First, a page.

I am interested in a position that is advertised at the Assistant level but I already have been promoted to Associate at the same university but in a different department. In theory, if I were chosen, is it legal for the University to hire me in the new position at my current Associate rank even though the position was listed at the Assistant level?

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    Possibly, but laws vary. Ask HR.
    – Buffy
    Jul 21, 2021 at 0:16
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    For various reasons, professors sometimes switch departments. Pretty much anything is possible if the administration approves.
    – Ed V
    Jul 21, 2021 at 0:49
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    Often I see wording in academic job postings that allows them to consider other, higher ranked, candidates should one come up.
    – Jon Custer
    Jul 21, 2021 at 13:31
  • What country is this? Jul 21, 2021 at 22:14

3 Answers 3


The specific wording of the posting, combined with specific HR policies, are important. Perusing one US university's hiring page (name withheld since it is not important), I found a number of variations:

XXX invites applicants for an Assistant Professor position... Seasoned untenured professors will be considered.

OK, pretty clear that a tenured professor would not fit the posting.

XXX is seeking to fill a tenure-track faculty position... This is a tenure track position at a rank fitting with the candidate’s record of accomplishments.

Pretty much anything goes here.

These new positions are open-rank, long-term, full-time, on-campus, non-tenure-track positions that can be focused on teaching, research, or a combination of both.

Not tenure track, but you could apply if you wanted to.

XXX invites applications for tenured or tenure‐track faculty position in YYY...

Anything goes.

The tenure-track position will be hired at the rank of full professor...

Unlikely to hire a postdoc into a full professor position, but it does not rule out a current Associate professor from applying.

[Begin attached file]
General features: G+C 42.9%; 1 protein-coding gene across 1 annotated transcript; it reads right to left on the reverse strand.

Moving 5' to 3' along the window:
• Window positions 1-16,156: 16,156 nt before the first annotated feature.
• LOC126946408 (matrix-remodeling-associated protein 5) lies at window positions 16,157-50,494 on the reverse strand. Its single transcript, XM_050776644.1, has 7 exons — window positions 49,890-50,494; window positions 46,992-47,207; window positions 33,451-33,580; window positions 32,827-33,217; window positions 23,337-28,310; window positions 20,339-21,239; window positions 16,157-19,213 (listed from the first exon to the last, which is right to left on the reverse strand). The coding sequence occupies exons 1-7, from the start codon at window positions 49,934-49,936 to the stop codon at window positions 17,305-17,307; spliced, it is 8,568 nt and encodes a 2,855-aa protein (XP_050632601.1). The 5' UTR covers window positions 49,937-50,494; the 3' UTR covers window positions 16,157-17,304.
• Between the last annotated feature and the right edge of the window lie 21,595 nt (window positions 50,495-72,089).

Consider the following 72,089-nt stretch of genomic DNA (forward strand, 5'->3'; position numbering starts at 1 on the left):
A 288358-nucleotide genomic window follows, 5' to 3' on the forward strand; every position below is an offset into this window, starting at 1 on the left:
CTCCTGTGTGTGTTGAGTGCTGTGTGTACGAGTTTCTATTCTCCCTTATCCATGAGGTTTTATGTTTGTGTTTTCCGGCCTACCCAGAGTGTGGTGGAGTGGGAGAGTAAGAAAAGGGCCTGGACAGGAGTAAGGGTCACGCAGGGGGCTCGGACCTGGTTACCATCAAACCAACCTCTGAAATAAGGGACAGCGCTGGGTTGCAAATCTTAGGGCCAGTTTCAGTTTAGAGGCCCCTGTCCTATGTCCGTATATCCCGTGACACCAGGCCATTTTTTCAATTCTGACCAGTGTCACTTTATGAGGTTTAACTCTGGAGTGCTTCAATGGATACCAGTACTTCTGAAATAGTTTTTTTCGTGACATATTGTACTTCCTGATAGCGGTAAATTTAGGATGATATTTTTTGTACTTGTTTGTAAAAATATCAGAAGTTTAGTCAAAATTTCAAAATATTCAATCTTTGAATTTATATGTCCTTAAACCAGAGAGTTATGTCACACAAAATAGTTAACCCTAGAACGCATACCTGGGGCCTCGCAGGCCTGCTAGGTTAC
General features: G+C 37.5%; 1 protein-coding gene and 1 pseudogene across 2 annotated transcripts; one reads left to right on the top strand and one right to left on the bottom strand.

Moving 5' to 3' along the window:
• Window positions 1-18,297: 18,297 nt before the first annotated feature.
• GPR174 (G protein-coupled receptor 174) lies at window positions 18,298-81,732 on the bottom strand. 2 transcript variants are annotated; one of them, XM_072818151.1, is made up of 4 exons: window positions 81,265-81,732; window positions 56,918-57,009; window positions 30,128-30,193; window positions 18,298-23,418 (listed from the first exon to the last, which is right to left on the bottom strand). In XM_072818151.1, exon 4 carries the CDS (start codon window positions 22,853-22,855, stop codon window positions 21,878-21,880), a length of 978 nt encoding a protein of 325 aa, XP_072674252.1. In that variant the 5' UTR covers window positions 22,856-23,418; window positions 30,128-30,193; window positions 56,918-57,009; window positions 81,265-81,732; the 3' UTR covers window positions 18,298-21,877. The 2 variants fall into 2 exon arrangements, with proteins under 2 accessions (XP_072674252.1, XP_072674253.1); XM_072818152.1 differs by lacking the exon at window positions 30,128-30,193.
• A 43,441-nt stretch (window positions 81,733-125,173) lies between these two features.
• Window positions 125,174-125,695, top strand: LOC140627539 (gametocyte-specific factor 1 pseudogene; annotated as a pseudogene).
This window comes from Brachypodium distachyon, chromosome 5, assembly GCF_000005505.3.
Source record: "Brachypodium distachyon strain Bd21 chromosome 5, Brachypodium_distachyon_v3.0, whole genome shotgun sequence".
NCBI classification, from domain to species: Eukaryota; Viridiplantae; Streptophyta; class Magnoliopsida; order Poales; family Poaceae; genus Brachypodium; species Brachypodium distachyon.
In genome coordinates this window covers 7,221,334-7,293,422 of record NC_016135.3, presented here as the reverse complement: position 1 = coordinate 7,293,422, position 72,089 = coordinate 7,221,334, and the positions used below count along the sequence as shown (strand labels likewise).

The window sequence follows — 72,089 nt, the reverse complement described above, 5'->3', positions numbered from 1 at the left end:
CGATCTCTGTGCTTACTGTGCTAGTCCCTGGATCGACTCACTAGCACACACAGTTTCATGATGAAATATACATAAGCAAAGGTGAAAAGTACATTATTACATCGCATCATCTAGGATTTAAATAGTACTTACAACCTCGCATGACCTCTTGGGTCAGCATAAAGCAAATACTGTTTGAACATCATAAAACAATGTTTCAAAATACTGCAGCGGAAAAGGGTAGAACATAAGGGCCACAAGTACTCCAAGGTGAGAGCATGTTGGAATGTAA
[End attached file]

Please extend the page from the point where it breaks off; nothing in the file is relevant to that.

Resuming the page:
Some have breadth stated explicitly, some don't. However, one would perhaps have to dig deeper into the HR policies of the institution to see what, if anything, they allow to be done, including altering the posting in situ, reposting at a different job level for an attractive candidate, etc.


I'm going to focus on the US, I think other countries are likely to be rather different. The US has relatively few rules around hiring and firing. There's no law requiring positions to be advertised! Universities can and do routinely hire people outside of the standard search process, and can and do routinely hire at levels or areas that do not match the advertisement. A key word here is "target of opportunity," and I have been offered a job as a target of opportunity and have been involved in trying to hire people as targets of opportunity.

Nonetheless, there's real constraints on this happening. Legally the main constraint is that it can be difficult to get a work visa for someone who was not hired through a regular search, so if you are not a permanent resident there may be complications. A secondary legal issue is that although you're not required to be fair in hiring, there are certain specific ways of being unfair which are banned ("protected categories" such as race, religion, or being over-40).

The main constraint isn't legal, but rather administrative. Getting approval to hire for a position involves a dean and a provost, and hiring outside the approved position requires going back through the chain of command again. This means there's a lot more veto points where people might not approve a hire outside of the search parameters.

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    This may be changing currently, at least at a policy level, since having a pre-selected candidate-of-choice has de-facto denied other people a chance to compete. Specifically, people who don't have adequate "connections", are put at a disadvantage in such scenarios, which leads to perpetuation of various unfairnesses... But, yeah, if it's just policy and not law, if the big shots approve, it'll probably "be fine", in some sense... :) Jul 21, 2021 at 22:30

It is my impression that, in the U.S., whatever position is filled needs to have been advertised: to fill a position at a different level than advertised would have misled/deceived potential candidates.

But the enforcement mechanism is weak, so far as I can tell, so that if the administration has ok'd such a hire (for whatever reason) there's probably no other actor in the scene who can effectively object or complain.

One extreme case where no one would object, if you're already at level X in dept A, and change to level X in dept B in the same university, is if your line_item is transferred from dept A to dept B. But I'd suspect that dept A would not want to give up a line item in their budget.

The most up-and-up approach here would be to suggest/request of dept B that they modify their advertised position (with sufficient lead time to be fair). An obstacle might be that their Dean does not necessarily want to "give them" another already-tenured slot.

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